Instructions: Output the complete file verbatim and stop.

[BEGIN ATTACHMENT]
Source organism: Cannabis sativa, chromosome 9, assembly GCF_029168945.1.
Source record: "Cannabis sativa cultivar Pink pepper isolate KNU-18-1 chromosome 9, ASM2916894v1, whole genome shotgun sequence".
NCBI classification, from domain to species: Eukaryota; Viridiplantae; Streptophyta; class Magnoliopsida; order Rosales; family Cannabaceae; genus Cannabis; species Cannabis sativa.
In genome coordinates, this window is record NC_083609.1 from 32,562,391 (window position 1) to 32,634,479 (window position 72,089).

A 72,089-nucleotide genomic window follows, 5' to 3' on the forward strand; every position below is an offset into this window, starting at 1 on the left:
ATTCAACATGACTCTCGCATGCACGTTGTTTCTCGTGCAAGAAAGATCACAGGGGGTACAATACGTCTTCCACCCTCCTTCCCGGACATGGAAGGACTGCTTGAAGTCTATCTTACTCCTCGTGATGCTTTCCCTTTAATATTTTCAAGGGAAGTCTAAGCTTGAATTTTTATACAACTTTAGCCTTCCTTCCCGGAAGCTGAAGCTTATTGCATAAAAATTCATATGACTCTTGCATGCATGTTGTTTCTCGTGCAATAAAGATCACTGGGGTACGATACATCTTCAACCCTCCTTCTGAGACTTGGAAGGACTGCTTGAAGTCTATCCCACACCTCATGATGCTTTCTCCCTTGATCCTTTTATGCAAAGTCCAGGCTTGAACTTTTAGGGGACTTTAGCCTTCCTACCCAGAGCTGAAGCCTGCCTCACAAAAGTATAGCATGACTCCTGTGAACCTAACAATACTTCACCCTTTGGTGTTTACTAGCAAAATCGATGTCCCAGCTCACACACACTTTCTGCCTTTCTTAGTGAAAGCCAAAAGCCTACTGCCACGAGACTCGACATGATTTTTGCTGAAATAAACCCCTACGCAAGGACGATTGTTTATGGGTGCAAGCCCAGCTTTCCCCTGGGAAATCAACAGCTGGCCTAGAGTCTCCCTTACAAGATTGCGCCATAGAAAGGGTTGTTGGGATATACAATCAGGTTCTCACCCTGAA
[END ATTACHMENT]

Source organism: Cannabis sativa, chromosome 9, assembly GCF_029168945.1.
Source record: "Cannabis sativa cultivar Pink pepper isolate KNU-18-1 chromosome 9, ASM2916894v1, whole genome shotgun sequence".
NCBI classification, from domain to species: Eukaryota; Viridiplantae; Streptophyta; class Magnoliopsida; order Rosales; family Cannabaceae; genus Cannabis; species Cannabis sativa.
In genome coordinates, this window is record NC_083609.1 from 32,562,391 (window position 1) to 32,634,479 (window position 72,089).

A 72,089-nucleotide genomic window follows, 5' to 3' on the forward strand; every position below is an offset into this window, starting at 1 on the left:
ATTCAACATGACTCTCGCATGCACGTTGTTTCTCGTGCAAGAAAGATCACAGGGGGTACAATACGTCTTCCACCCTCCTTCCCGGACATGGAAGGACTGCTTGAAGTCTATCTTACTCCTCGTGATGCTTTCCCTTTAATATTTTCAAGGGAAGTCTAAGCTTGAATTTTTATACAACTTTAGCCTTCCTTCCCGGAAGCTGAAGCTTATTGCATAAAAATTCATATGACTCTTGCATGCATGTTGTTTCTCGTGCAATAAAGATCACTGGGGTACGATACATCTTCAACCCTCCTTCTGAGACTTGGAAGGACTGCTTGAAGTCTATCCCACACCTCATGATGCTTTCTCCCTTGATCCTTTTATGCAAAGTCCAGGCTTGAACTTTTAGGGGACTTTAGCCTTCCTACCCAGAGCTGAAGCCTGCCTCACAAAAGTATAGCATGACTCCTGTGAACCTAACAATACTTCACCCTTTGGTGTTTACTAGCAAAATCGATGTCCCAGCTCACACACACTTTCTGCCTTTCTTAGTGAAAGCCAAAAGCCTACTGCCACGAGACTCGACATGATTTTTGCTGAAATAAACCCCTACGCAAGGACGATTGTTTATGGGTGCAAGCCCAGCTTTCCCCTGGGAAATCAACAGCTGGCCTAGAGTCTCCCTTACAAGATTGCGCCATAGAAAGGGTTGTTGGGATATACAATCAGGTTCTCACCCTGAA